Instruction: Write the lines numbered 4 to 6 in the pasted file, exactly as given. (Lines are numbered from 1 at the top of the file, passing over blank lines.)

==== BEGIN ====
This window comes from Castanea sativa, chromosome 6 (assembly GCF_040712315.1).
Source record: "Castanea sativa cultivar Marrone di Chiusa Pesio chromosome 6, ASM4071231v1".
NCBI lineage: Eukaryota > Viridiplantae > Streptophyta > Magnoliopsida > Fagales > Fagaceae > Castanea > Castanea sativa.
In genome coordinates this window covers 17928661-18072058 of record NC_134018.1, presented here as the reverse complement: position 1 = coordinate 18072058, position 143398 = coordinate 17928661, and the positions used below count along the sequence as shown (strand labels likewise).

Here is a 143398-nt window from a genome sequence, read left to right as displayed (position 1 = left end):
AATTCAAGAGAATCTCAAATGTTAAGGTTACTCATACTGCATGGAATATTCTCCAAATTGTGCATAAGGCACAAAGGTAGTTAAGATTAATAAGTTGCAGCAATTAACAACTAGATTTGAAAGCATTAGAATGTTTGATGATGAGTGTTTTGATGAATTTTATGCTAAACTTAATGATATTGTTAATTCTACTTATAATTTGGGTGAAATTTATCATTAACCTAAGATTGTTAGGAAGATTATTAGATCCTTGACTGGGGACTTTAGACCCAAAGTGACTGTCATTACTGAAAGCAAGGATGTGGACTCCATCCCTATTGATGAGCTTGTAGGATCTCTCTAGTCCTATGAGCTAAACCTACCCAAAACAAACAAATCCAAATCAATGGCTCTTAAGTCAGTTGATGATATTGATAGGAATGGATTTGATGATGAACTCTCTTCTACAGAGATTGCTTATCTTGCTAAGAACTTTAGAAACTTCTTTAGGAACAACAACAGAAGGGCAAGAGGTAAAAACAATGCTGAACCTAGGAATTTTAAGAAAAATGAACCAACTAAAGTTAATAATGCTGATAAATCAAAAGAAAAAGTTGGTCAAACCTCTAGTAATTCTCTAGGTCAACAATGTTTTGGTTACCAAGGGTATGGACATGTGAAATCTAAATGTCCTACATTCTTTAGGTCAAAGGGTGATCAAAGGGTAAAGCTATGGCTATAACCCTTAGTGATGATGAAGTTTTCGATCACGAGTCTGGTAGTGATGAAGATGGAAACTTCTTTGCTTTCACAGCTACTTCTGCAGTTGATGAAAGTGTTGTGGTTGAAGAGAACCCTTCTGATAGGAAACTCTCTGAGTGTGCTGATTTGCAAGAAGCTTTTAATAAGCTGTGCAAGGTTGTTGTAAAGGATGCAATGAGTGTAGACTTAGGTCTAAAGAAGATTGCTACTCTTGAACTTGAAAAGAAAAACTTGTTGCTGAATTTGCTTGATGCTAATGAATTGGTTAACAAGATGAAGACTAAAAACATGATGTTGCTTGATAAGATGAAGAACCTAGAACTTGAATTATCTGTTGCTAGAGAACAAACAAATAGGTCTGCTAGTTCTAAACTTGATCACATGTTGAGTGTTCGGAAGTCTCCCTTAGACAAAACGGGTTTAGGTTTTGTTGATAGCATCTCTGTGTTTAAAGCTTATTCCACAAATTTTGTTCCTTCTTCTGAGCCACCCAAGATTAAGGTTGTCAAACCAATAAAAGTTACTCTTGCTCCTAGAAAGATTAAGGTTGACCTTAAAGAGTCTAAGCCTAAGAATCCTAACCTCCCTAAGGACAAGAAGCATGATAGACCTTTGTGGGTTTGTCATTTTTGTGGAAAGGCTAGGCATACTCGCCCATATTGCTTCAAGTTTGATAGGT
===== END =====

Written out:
In genome coordinates this window covers 17928661-18072058 of record NC_134018.1, presented here as the reverse complement: position 1 = coordinate 18072058, position 143398 = coordinate 17928661, and the positions used below count along the sequence as shown (strand labels likewise).

Here is a 143398-nt window from a genome sequence, read left to right as displayed (position 1 = left end):
AATTCAAGAGAATCTCAAATGTTAAGGTTACTCATACTGCATGGAATATTCTCCAAATTGTGCATAAGGCACAAAGGTAGTTAAGATTAATAAGTTGCAGCAATTAACAACTAGATTTGAAAGCATTAGAATGTTTGATGATGAGTGTTTTGATGAATTTTATGCTAAACTTAATGATATTGTTAATTCTACTTATAATTTGGGTGAAATTTATCATTAACCTAAGATTGTTAGGAAGATTATTAGATCCTTGACTGGGGACTTTAGACCCAAAGTGACTGTCATTACTGAAAGCAAGGATGTGGACTCCATCCCTATTGATGAGCTTGTAGGATCTCTCTAGTCCTATGAGCTAAACCTACCCAAAACAAACAAATCCAAATCAATGGCTCTTAAGTCAGTTGATGATATTGATAGGAATGGATTTGATGATGAACTCTCTTCTACAGAGATTGCTTATCTTGCTAAGAACTTTAGAAACTTCTTTAGGAACAACAACAGAAGGGCAAGAGGTAAAAACAATGCTGAACCTAGGAATTTTAAGAAAAATGAACCAACTAAAGTTAATAATGCTGATAAATCAAAAGAAAAAGTTGGTCAAACCTCTAGTAATTCTCTAGGTCAACAATGTTTTGGTTACCAAGGGTATGGACATGTGAAATCTAAATGTCCTACATTCTTTAGGTCAAAGGGTGATCAAAGGGTAAAGCTATGGCTATAACCCTTAGTGATGATGAAGTTTTCGATCACGAGTCTGGTAGTGATGAAGATGGAAACTTCTTTGCTTTCACAGCTACTTCTGCAGTTGATGAAAGTGTTGTGGTTGAAGAGAACCCTTCTGATAGGAAACTCTCTGAGTGTGCTGATTTGCAAGAAGCTTTTAATAAGCTGTGCAAGGTTGTTGTAAAGGATGCAATGAGTGTAGACTTAGGTCTAAAGAAGATTGCTACTCTTGAACTTGAAAAGAAAAACTTGTTGCTGAATTTGCTTGATGCTAATGAATTGGTTAACAAGATGAAGACTAAAAACATGATGTTGCTTGATAAGATGAAGAACCTAGAACTTGAATTATCTGTTGCTAGAGAACAAACAAATAGGTCTGCTAGTTCTAAACTTGATCACATGTTGAGTGTTCGGAAGTCTCCCTTAGACAAAACGGGTTTAGGTTTTGTTGATAGCATCTCTGTGTTTAAAGCTTATTCCACAAATTTTGTTCCTTCTTCTGAGCCACCCAAGATTAAGGTTGTCAAACCAATAAAAGTTACTCTTGCTCCTAGAAAGATTAAGGTTGACCTTAAAGAGTCTAAGCCTAAGAATCCTAACCTCCCTAAGGACAAGAAGCATGATAGACCTTTGTGGGTTTGTCATTTTTGTGGAAAGGCTAGGCATACTCGCCCATATTGCTTCAAGTTTGATAGGT